Vator Box is our fast-paced show where entrepreneurs present their promising ideas or early-stage businesses in front of prominent angels or investors in Silicon Valley. In this episode, Naval Ravikant, co-founder of AngelList is our guest host, joining Ezra Roizen and me. We take a look at GAIN Fitness, which personalizes training programs for individuals. Nicholas Gammel, founder and CEO, kicks it off with his 90-second pitch.
Then we jump into our five-minute Q&A, the panelists' two-minute feedback, and Nicholas' one-minute final word.
Here are some highlights:
– Nicholas said there are nearly 60 million health-conscious Americans working out. But DVDs don't offer enough guidance and personal trainers are expensive. GAIN's technology can create a personalized workout system that's $7 to $10 a month. The fitness business is a $100 billion industry. The rise of video games, such as Wii Fit, and workout programs, like P90X, are testament to the demand for workout programs.
-- Nicholas includes bios of all his founding team members. Nicholas worked at Google, working on decision models and analytics. Kerstin Knebel is a software engineer, with experience in social marketing. Robert Baily is a co-founder, who was the lead designer at Picasa, which was acquired by Google in 2004. Dereck Rasmussen is a software engineer, with experience in online shopping as an engineer at Personal Shopper.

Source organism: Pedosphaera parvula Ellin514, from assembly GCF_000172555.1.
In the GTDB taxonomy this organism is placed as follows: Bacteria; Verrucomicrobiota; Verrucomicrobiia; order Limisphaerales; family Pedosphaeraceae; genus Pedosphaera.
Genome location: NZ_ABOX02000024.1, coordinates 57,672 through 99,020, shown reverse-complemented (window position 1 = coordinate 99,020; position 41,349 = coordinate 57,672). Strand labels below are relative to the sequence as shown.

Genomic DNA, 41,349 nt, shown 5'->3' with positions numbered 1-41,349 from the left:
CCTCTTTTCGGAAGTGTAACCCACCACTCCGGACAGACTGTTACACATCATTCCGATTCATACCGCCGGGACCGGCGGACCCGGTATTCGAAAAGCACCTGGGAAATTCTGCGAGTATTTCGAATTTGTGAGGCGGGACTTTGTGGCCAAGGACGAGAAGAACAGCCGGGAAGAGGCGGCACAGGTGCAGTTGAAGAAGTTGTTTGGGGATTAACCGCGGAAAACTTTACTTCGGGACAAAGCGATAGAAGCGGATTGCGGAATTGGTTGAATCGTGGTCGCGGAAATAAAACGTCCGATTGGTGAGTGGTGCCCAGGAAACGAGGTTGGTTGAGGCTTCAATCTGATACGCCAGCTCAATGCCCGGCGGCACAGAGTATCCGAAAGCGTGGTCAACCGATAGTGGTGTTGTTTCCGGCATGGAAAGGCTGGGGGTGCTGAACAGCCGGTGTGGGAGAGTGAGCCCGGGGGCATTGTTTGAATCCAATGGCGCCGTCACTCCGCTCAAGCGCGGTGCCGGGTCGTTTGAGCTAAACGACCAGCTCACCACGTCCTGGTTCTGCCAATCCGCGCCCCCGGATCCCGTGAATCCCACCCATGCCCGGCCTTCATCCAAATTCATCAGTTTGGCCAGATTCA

We are all impressed by the team members.
-- We all give a thumbs up to the pitch as comprehensive and passionately delivered. But then we begin diving into the question of distribution and pricing.
-- Ezra says he doesn't think business is a feature. He believes it can be a business, but distribution is key, and the social media efforts to distribute are likely not going to give the team enough traction. "Beyond social media stuff, if you're not on Oprah five times over, can you get enough people using this?" Ezra said, in jest. Ezra suggests finding a celebrity who could promote the service.
-- Naval suggests tapping into personal trainers. GAIN could possibly get trainers to pay for the service and then offer it to their clients as a way to improve retention.
-- I raise questions about how GAIN's service can motivate individuals? Nicholas said the target market for the service is active excercisers.
-- We all question the $7 to $10 monthly fee. Nicholas explains that most gym services are $50 a month and other fitness services that connect people with trainers can cost $20 a week. The sub-$10 price point is designed to be painless. Naval brings up the point that the rise of the app economy, with apps costing $5 and under, is starting to train people to want apps and services in the low-single digits.